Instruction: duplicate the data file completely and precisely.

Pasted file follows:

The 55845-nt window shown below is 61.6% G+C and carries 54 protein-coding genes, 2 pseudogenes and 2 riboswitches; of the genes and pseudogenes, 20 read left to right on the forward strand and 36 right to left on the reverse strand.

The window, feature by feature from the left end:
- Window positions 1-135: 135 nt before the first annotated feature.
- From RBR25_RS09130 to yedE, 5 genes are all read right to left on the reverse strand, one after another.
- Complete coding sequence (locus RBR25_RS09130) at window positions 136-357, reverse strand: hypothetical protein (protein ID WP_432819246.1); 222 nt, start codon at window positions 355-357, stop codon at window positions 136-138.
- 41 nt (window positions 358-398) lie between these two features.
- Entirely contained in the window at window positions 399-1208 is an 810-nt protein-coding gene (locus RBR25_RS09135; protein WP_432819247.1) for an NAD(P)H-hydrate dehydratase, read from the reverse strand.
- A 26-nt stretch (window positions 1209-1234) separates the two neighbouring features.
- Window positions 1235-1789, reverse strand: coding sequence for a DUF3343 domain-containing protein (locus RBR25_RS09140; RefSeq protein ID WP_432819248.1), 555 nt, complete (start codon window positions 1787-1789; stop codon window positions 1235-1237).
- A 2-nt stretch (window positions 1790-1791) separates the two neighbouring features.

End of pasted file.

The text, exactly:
The 55845-nt window shown below is 61.6% G+C and carries 54 protein-coding genes, 2 pseudogenes and 2 riboswitches; of the genes and pseudogenes, 20 read left to right on the forward strand and 36 right to left on the reverse strand.

The window, feature by feature from the left end:
- Window positions 1-135: 135 nt before the first annotated feature.
- From RBR25_RS09130 to yedE, 5 genes are all read right to left on the reverse strand, one after another.
- Complete coding sequence (locus RBR25_RS09130) at window positions 136-357, reverse strand: hypothetical protein (protein ID WP_432819246.1); 222 nt, start codon at window positions 355-357, stop codon at window positions 136-138.
- 41 nt (window positions 358-398) lie between these two features.
- Entirely contained in the window at window positions 399-1208 is an 810-nt protein-coding gene (locus RBR25_RS09135; protein WP_432819247.1) for an NAD(P)H-hydrate dehydratase, read from the reverse strand.
- A 26-nt stretch (window positions 1209-1234) separates the two neighbouring features.
- Window positions 1235-1789, reverse strand: coding sequence for a DUF3343 domain-containing protein (locus RBR25_RS09140; RefSeq protein ID WP_432819248.1), 555 nt, complete (start codon window positions 1787-1789; stop codon window positions 1235-1237).
- A 2-nt stretch (window positions 1790-1791) separates the two neighbouring features.